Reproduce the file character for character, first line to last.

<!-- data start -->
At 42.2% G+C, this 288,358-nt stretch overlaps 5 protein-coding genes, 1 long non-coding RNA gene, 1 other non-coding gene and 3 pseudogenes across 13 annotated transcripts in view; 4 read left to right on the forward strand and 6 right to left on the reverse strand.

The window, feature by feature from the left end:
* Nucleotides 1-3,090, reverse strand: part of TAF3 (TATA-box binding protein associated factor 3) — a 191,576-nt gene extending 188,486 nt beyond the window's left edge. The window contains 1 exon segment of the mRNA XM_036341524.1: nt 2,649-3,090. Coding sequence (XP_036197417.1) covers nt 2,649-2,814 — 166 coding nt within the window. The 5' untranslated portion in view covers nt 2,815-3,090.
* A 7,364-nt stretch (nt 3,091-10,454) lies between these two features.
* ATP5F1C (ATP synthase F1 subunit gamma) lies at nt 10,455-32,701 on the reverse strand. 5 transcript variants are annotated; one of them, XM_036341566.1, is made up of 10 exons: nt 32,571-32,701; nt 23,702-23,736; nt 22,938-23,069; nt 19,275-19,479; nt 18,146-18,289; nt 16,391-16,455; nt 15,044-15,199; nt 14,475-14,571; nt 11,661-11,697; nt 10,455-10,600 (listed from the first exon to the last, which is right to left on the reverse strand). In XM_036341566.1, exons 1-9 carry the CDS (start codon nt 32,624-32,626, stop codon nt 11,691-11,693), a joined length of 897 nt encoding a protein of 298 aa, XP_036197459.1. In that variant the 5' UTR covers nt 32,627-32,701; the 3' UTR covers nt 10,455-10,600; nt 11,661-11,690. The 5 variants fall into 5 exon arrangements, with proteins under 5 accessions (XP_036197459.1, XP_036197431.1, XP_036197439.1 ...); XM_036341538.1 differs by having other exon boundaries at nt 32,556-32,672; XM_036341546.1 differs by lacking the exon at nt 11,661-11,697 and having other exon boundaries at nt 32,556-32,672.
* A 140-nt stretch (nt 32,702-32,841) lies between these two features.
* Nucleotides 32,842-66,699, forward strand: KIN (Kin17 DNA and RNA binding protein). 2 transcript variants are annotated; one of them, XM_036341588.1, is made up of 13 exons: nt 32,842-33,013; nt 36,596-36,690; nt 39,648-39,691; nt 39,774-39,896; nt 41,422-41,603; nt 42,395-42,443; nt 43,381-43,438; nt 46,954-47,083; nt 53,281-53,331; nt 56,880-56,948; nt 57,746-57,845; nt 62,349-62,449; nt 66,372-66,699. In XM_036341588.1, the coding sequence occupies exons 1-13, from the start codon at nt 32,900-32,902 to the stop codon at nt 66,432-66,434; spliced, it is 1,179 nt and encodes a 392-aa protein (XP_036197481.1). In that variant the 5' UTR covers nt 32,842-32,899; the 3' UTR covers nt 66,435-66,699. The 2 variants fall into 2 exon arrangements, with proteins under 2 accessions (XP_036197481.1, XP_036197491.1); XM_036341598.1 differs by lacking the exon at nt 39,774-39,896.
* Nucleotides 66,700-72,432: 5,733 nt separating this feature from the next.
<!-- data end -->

At 42.2% G+C, this 288,358-nt stretch overlaps 5 protein-coding genes, 1 long non-coding RNA gene, 1 other non-coding gene and 3 pseudogenes across 13 annotated transcripts in view; 4 read left to right on the forward strand and 6 right to left on the reverse strand.

The window, feature by feature from the left end:
* Nucleotides 1-3,090, reverse strand: part of TAF3 (TATA-box binding protein associated factor 3) — a 191,576-nt gene extending 188,486 nt beyond the window's left edge. The window contains 1 exon segment of the mRNA XM_036341524.1: nt 2,649-3,090. Coding sequence (XP_036197417.1) covers nt 2,649-2,814 — 166 coding nt within the window. The 5' untranslated portion in view covers nt 2,815-3,090.
* A 7,364-nt stretch (nt 3,091-10,454) lies between these two features.
* ATP5F1C (ATP synthase F1 subunit gamma) lies at nt 10,455-32,701 on the reverse strand. 5 transcript variants are annotated; one of them, XM_036341566.1, is made up of 10 exons: nt 32,571-32,701; nt 23,702-23,736; nt 22,938-23,069; nt 19,275-19,479; nt 18,146-18,289; nt 16,391-16,455; nt 15,044-15,199; nt 14,475-14,571; nt 11,661-11,697; nt 10,455-10,600 (listed from the first exon to the last, which is right to left on the reverse strand). In XM_036341566.1, exons 1-9 carry the CDS (start codon nt 32,624-32,626, stop codon nt 11,691-11,693), a joined length of 897 nt encoding a protein of 298 aa, XP_036197459.1. In that variant the 5' UTR covers nt 32,627-32,701; the 3' UTR covers nt 10,455-10,600; nt 11,661-11,690. The 5 variants fall into 5 exon arrangements, with proteins under 5 accessions (XP_036197459.1, XP_036197431.1, XP_036197439.1 ...); XM_036341538.1 differs by having other exon boundaries at nt 32,556-32,672; XM_036341546.1 differs by lacking the exon at nt 11,661-11,697 and having other exon boundaries at nt 32,556-32,672.
* A 140-nt stretch (nt 32,702-32,841) lies between these two features.
* Nucleotides 32,842-66,699, forward strand: KIN (Kin17 DNA and RNA binding protein). 2 transcript variants are annotated; one of them, XM_036341588.1, is made up of 13 exons: nt 32,842-33,013; nt 36,596-36,690; nt 39,648-39,691; nt 39,774-39,896; nt 41,422-41,603; nt 42,395-42,443; nt 43,381-43,438; nt 46,954-47,083; nt 53,281-53,331; nt 56,880-56,948; nt 57,746-57,845; nt 62,349-62,449; nt 66,372-66,699. In XM_036341588.1, the coding sequence occupies exons 1-13, from the start codon at nt 32,900-32,902 to the stop codon at nt 66,432-66,434; spliced, it is 1,179 nt and encodes a 392-aa protein (XP_036197481.1). In that variant the 5' UTR covers nt 32,842-32,899; the 3' UTR covers nt 66,435-66,699. The 2 variants fall into 2 exon arrangements, with proteins under 2 accessions (XP_036197481.1, XP_036197491.1); XM_036341598.1 differs by lacking the exon at nt 39,774-39,896.
* Nucleotides 66,700-72,432: 5,733 nt separating this feature from the next.